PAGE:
Speck on Greene, 'The Trouble with Ownership: Literary Property and Authorial Liability in England, 1660-1730'
Jody Greene. The Trouble with Ownership: Literary Property and Authorial Liability in England, 1660-1730. Philadelphia: University of Pennsylvania Press, 2005. vi + 272 pp. $49.95 (cloth), ISBN 978-0-8122-3862-4.
Reviewed by W. A. Speck (University of Northumbria) Published on H-Albion (September, 2006)
What's in a Title?
I have come across some puzzling titles in my time. One that springs to mind is The Formal Strain which turned out to be not a study of stress but of Augustan poetry. Another is Forced Founders which concerned not slave labor in foundries but Virginian rebels against Britain. And here is another which at first sight suggests problems arising from real estate but which the subtitle indicates is about authorship. If at first it puzzles, as one gets into the argument the point is made that to own a written work is a key concept in Jody Greene's thesis. She shows how ownership was not only sought by authors anxious about copyright, but also how it arose from the anxieties of the state. The English government in the seventeenth and eighteenth centuries wished to pin down responsibility for a particular publication on the person who had written it. It was simpler to hold the author responsible than the printers, publishers and booksellers who were also involved in its production and distribution. These conflicting interests, of authors and the authorities, led to the Copyright Act of 1710, here rather awkwardly cited as "the Act of Anne," another curious title. While it gave authors, who took advantage of its provisions to register their ownership of a title, the right to their intellectual property, it also made them liable for the consequences of publication. These could still be quite dire if their writings were judged to be obscene or seditious.
Put so baldly, the thesis could have been expressed in an article. It is expanded to the length of a book by the judicious use of legal proceedings and treatises on authorial rights and responsibilities. These stretch from the reign of Henry VIII to that of George II, so that the dates given in the subtitle are slightly misleading. Indeed chapter 2, "The Trials of Authorship: Finding the Author in Court," opens with the cases of 1634 and 1637 involving William Prynne. Two treatises loom large in the book: Sir Roger L'Estrange's Considerations and Proposals in Order to the Regulation of the Press, and Daniel Defoe's Essay on the Regulation of the Press. Greene shows how these prepared the ground for "the Act of Anne." Subsequent case studies involve the proceedings surrounding the publication of Pope's Dunciad Variorum and Gay's Polly. These are summed up in a choice quotation from John Arbuthnot in a letter to Jonathan Swift which nicely illustrates Greene's point: "Mr Pope ... had gott an injunction in chancery against the printers who had pyrated his Dunciad; it was dissolv'd again because the printer could not prove any property, nor did the Author appear; that is not Mr Gay's case for he has own'd his book" (quoted, p. 150).
The bibliography of primary works indicates an extensive survey of the relevant titles, although the relevance of all 176 volumes of the English Reports cited is not evident from the footnotes. On the other hand, they do reveal that Greene has examined manuscript material in the National Archives not listed among the primary sources. The list of secondary authorities adequately covers the history of literature and the book trade with which the book is primarily concerned. However, it also involves political history on which Greene would have benefitted from more conventional studies. For instance, Geoffrey Holmes's classic British Politics in the Age of Anne (1967) would have saved her from the very unsatisfactory paragraph on the nature of occasional conformity. The Corporation Act of 1661 was not the same as "the Municipal Corporations Act," which was not enacted until 1835. Those holding office in borough corporations had to take communion in an Anglican church once in the year before their appointment. The Test Act of 1673 applied to office holders under the Crown, who had to receive communion within three months of their appointment. The bill to outlaw occasional conformity introduced into "the Commons" (not "Commons") in November 1702 was primarily aimed at those in breach of the Corporation Act, not the Test Act.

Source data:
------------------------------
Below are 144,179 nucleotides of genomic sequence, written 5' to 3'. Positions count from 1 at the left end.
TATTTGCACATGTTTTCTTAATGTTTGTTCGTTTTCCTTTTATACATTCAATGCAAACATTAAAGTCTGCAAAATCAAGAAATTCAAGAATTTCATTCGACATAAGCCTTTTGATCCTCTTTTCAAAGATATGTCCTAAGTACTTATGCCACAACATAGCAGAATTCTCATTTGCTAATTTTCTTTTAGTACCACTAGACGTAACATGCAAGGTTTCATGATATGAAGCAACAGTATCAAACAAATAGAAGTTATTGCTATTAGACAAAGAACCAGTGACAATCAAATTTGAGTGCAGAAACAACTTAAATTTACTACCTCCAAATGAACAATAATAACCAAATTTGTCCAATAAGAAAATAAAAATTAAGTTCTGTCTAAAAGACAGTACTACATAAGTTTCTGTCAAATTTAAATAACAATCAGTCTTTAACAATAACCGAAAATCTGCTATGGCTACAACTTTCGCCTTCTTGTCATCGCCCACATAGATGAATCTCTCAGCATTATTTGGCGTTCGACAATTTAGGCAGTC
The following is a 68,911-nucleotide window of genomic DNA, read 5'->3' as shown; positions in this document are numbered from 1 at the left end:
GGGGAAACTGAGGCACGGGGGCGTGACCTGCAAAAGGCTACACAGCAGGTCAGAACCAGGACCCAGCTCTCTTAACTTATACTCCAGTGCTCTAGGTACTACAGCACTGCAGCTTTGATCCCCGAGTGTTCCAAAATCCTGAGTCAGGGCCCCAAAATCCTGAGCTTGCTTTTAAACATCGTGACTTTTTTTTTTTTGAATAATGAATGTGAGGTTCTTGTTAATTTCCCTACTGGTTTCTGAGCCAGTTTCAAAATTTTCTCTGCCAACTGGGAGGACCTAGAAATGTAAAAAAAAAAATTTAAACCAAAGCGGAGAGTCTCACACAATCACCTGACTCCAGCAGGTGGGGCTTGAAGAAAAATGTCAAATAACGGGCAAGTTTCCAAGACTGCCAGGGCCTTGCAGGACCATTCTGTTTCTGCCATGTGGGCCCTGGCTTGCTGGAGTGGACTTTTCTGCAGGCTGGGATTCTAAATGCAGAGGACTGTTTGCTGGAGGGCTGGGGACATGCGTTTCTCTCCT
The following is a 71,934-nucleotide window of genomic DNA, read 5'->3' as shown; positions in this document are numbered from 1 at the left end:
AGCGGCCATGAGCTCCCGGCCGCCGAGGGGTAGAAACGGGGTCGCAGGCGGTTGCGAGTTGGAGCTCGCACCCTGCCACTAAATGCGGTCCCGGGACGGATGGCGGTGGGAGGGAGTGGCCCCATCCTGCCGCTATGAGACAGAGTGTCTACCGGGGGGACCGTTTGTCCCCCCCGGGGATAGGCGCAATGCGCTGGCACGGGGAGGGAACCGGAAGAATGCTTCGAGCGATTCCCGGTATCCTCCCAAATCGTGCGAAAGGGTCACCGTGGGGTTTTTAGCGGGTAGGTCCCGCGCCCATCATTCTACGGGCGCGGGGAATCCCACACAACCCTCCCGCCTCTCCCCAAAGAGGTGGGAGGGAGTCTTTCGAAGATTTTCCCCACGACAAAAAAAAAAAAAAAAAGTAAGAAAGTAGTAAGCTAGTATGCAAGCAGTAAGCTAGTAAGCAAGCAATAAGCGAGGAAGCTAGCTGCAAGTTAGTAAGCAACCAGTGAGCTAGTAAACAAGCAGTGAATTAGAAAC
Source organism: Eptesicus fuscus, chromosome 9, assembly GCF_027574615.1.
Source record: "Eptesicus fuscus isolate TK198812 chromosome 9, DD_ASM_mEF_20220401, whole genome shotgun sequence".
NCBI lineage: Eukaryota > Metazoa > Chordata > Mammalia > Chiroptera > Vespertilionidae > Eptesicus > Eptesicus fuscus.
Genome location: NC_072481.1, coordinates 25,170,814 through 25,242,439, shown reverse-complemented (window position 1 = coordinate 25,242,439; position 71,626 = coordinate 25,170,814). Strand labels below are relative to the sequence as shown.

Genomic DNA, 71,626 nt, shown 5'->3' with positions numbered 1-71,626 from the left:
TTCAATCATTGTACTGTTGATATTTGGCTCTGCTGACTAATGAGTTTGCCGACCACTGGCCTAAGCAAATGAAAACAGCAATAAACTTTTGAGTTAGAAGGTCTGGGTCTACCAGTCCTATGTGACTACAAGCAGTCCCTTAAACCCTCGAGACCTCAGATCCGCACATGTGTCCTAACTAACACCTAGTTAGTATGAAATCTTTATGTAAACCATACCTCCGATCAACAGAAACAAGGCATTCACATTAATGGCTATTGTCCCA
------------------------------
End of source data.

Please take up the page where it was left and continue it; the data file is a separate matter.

It is a pity that historians operate in different spheres even where they overlap. Greene could equally well retort that those who study political history have overlooked the significance of the concerns she here addresses. Indeed she herself takes to task scholars who have specialized in different aspects of literary history. Tucked away in a footnote is an important statement of her intention in writing this book. Thus she explains that her "account seeks to bridge the gap between the histories of canonical literary figures like Pope and new feminist histories of women in the book trade models of literary historiography that have rarely seemed to connect in these recent studies. This lack of connection between the different sorts of history has allowed canonical literary histories to ignore precisely the messy relations among authors and members of the book trades that this essay attempts to expose" (p. 247n.). It succeeds in doing so admirably.
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Citation: W. A. Speck. Review of Greene, Jody, The Trouble with Ownership: Literary Property and Authorial Liability in England, 1660-1730. H-Albion, H-Net Reviews. September, 2006. URL: http://www.h-net.org/reviews/showrev.php?id=12253
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